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Iran is not the only threat that Middle East countries can unite around

Health, food security, energy, tourism, security and education: These are all matters that involved regional cooperation.

Foreign ministers from the United States, Israel, the United Arab Emirates, Bahrain, Morocco and Egypt at the Negev Summit, March 28, 2022. Photo by Asi Efrati.
Foreign ministers from the United States, Israel, the United Arab Emirates, Bahrain, Morocco and Egypt at the Negev Summit, March 28, 2022. Photo by Asi Efrati.
Avi Hasson
Avi Hasson

When the foreign ministers of four Arab countries, the United States and Israel gathered last week for the first time, they did not sit in Israel’s capital, Jerusalem, or its military headquarters in Tel Aviv. The historic ministerial for Egypt, the United Arab Emirates, Morocco, Bahrain, Israel and America took place at Sde Boker in the Negev Desert. The secluded kibbutz, where Israel’s first prime minister, David Ben-Gurion, lived out his last years with his wife, Paula—and where they are both buried—symbolizes to Israelis the grit, innovation and social solidarity necessary to build a modern state.

By choosing that spot, the six countries were showing their readiness to confront shared challenges through those very same traits. The 18 months since the signing of the Abraham Accords among Israel, the UAE, Bahrain, Morocco and Sudan (which did not send a representative) have demonstrated that the benefits of cooperation extend far beyond security and survival to include long-term prosperity for all the people of the region.

“What we are doing here is making history, building a new regional architecture based on progress, technology, religious tolerance, security and intelligence cooperation,” said Israel’s Foreign Minister Yair Lapid, echoing Ben-Gurion’s assertion that history is made, not written. Lapid was not alone. The ministers agreed to form working groups on health, food security, energy, tourism, security and education.

Israel, though historically poor in natural resources, has emerged in recent years as a world leader in the field of innovation and entrepreneurship. Start-Up Nation Central, the non-profit I lead, which is dedicated to strengthening the Israeli innovation ecosystem and promoting it around the world, regularly tracks and reports on the constantly growing and maturing Israeli high-tech industry, and has a firsthand view of how that impacts Israel’s international relations. We see how the same attributes that drove Israelis to excel in innovation—ingenuity, agility and a willingness to take risks—make it a magnet for foreign governments, investors and corporations.

Long established in cyber security and fintech, Israel’s innovation ecosystem is now well-positioned to help tackle some of the major threats of our times. Hundreds of companies are active in the fields of health tech, agritech and climate tech, helping provide solutions to problems all over the world.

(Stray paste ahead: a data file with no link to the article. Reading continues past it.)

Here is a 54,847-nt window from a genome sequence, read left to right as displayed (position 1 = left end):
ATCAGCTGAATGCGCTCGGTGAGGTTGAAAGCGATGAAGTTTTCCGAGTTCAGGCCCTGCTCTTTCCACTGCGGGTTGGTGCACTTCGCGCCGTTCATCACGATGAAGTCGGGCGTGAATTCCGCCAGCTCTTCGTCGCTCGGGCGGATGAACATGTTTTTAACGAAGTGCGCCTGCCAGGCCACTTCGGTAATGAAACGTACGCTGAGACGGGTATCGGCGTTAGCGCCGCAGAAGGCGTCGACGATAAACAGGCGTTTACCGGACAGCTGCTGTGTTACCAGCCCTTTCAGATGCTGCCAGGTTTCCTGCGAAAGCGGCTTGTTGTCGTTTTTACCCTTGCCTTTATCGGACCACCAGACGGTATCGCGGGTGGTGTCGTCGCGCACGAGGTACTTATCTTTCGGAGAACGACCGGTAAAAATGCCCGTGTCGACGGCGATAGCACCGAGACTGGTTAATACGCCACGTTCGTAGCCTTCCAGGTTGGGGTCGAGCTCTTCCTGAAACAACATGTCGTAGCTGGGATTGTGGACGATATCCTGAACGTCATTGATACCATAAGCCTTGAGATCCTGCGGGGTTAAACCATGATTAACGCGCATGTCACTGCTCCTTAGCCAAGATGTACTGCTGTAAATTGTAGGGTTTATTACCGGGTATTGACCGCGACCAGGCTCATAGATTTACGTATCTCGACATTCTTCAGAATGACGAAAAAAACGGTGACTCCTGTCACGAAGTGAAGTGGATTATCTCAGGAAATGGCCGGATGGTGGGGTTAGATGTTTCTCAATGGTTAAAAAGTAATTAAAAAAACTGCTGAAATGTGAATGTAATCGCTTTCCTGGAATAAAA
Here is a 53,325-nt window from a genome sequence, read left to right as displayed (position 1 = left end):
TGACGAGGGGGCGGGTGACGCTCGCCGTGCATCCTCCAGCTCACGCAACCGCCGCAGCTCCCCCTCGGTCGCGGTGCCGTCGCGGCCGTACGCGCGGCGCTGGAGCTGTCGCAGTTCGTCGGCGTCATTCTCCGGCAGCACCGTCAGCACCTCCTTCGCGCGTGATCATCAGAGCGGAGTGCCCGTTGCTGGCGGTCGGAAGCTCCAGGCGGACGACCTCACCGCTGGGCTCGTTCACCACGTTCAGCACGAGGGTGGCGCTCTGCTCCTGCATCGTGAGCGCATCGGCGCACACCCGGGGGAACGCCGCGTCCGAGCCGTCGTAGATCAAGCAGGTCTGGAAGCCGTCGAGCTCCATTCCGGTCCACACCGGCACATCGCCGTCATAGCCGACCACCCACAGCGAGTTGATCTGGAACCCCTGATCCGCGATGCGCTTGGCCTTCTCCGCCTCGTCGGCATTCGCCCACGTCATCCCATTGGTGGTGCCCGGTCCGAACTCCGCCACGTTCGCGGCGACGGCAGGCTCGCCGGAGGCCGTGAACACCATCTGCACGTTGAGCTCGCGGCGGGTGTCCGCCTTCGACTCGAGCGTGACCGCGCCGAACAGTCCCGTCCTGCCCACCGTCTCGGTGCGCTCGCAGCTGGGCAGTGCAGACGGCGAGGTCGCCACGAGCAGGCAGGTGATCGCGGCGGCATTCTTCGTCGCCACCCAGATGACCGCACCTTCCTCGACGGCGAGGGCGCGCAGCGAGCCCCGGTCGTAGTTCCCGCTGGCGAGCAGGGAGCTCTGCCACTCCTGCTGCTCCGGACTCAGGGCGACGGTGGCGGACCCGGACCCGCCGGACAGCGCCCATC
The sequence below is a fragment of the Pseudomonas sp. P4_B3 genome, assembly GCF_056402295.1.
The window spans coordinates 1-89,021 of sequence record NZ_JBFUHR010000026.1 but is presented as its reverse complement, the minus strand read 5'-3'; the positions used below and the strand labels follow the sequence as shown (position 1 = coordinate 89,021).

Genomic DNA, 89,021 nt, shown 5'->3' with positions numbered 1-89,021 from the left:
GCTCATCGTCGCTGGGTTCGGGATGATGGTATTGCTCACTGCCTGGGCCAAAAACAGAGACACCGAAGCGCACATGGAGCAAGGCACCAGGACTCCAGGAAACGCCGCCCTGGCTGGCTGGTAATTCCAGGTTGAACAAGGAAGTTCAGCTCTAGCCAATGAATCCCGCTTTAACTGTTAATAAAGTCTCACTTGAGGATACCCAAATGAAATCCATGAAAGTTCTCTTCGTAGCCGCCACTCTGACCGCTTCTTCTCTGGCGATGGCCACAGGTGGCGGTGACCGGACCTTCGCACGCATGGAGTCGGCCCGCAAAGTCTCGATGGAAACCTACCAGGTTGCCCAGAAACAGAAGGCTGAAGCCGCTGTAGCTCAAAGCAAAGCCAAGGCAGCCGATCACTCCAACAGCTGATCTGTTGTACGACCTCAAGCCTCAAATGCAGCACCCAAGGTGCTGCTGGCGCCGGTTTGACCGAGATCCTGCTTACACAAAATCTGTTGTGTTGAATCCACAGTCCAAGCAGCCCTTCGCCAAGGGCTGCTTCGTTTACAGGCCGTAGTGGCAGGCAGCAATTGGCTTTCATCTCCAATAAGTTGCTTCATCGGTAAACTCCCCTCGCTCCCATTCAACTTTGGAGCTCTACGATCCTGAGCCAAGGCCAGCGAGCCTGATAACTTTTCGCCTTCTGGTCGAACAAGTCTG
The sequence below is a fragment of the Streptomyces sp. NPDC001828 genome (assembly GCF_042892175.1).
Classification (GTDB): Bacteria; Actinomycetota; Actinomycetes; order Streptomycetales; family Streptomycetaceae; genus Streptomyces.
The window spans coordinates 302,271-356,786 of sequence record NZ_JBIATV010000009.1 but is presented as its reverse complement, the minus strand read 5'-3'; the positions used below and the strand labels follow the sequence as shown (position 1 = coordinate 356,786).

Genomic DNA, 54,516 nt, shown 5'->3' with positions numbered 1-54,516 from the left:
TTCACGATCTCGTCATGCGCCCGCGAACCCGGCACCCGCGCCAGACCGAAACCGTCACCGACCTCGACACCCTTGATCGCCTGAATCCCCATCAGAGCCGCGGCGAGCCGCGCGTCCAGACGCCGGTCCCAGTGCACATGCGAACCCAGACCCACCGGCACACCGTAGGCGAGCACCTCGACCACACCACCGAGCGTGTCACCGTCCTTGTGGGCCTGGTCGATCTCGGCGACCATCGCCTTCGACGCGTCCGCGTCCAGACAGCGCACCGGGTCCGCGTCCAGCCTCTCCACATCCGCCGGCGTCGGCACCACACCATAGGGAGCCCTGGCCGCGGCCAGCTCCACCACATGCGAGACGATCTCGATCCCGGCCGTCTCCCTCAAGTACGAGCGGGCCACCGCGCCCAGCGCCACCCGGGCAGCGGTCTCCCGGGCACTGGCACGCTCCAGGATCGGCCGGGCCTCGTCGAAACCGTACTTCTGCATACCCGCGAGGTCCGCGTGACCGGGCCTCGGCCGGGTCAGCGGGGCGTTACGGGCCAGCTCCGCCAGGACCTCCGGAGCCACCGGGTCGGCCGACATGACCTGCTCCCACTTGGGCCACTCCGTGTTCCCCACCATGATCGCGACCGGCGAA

But Israelis can’t do it alone. Innovation cannot exist without collaboration: whether among scientists, entrepreneurs, companies or countries. There’s no way of achieving any of our goals by working in independent silos. We look forward to the day when we can conduct business, design research programs and exchange tourists with the hundreds of millions of people who live in countries we cannot yet visit or even call on the phone.

The Abraham Accords affords us the opportunity to show the value of those partnerships. They are a striking example of what we call “Innovation Diplomacy”—leveraging innovation as a frictionless channel to tackle shared challenges and achieve common goals.

“The Abraham Accords are making the lives of people across your countries more peaceful, more prosperous, more vibrant, more integrated,” U.S. Secretary of State Antony Blinken said in his closing remarks of the Negev Summit. “They’re allowing governments to focus their energies and attentions on the issues that are actually affecting the lives of our citizens and making them better.”

I applaud the secretary of state for his words and call on American and regional leaders to build on the promise presented in last week’s historic summit by developing a regional forum that focuses on finding technological solutions to our shared challenges.

In his speech, UAE Foreign Minister Sheikh Abdullah bin Zayed Al Nahyan lamented 43 years of not “knowing each other better, of working together, and of changing the narrative that many generations of Israelis and Arabs have been living,” that were squandered since the signing of the 1979 peace agreement between Egypt and Israel. In the interest of future generations, we must not waste any more time.

Avi Hasson is CEO of Start-Up Nation Central, a nonprofit organization that addresses the Israeli innovation ecosystem’s most pressing needs and broadcasts its strengths to the world. Prior to that, he served in a wide range of private and public roles in the tech industry, including as Israel’s chief scientist.

The opinions and facts presented in this article are those of the author, and neither JNS nor its partners assume any responsibility for them.
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